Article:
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Exploring reactions under stress in the mantle using mineral analogues

   Department of Earth, Ocean and Ecological Sciences

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  Prof J Wheeler, Prof Holger Stunitz  No more applications being accepted  Funded PhD Project (UK Students Only)

About the Project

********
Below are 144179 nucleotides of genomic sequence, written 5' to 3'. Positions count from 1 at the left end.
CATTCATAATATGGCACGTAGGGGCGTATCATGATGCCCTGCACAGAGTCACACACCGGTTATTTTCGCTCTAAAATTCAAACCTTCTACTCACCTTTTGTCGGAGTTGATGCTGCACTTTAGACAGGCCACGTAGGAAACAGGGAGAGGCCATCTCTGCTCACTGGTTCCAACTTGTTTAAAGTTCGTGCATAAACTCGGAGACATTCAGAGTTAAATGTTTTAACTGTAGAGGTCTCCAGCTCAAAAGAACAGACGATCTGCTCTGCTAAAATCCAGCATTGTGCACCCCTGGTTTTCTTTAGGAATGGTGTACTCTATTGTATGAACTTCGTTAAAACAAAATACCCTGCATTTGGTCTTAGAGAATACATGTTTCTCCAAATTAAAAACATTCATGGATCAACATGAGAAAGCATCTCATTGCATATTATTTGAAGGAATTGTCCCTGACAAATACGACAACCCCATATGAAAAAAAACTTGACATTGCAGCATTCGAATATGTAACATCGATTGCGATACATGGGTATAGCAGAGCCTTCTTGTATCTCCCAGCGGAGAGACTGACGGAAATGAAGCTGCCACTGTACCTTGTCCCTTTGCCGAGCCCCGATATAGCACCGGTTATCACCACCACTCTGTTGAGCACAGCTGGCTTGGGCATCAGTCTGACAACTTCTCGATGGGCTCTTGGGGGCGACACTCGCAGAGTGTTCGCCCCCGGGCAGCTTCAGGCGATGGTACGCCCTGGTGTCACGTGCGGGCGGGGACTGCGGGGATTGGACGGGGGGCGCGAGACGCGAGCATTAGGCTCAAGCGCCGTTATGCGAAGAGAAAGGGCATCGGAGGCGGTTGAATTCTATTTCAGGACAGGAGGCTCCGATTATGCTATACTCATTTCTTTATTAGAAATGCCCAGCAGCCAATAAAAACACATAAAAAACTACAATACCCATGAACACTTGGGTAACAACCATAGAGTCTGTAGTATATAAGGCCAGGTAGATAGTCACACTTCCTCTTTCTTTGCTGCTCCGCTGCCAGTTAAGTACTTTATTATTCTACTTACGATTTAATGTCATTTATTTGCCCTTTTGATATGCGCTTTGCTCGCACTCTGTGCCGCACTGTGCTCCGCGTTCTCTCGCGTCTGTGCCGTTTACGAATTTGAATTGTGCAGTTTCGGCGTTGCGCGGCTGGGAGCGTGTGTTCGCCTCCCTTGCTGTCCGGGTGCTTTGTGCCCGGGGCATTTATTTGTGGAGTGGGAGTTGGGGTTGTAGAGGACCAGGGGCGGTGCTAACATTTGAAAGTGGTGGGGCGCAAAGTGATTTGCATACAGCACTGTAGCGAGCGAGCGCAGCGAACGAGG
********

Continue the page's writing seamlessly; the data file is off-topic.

Convection in the Earth’s mantle controls Earth evolution. Different mineral assemblages occur at different depths in the mantle and variations over short distances are detectable as seismic discontinuities, thus providing key information on mantle conditions. Although controlled primarily by depth, the positions of discontinuities are affected by temperature, in ways that are quite well characterised. However, they are also affected by stress in ways that are poorly understood. This project will investigate the effects of stress on solid state reactions using analogues to mantle minerals, which can be studied more readily in experiments. You will be part of a team of researchers studying feedbacks between mantle convection and mineral reactions.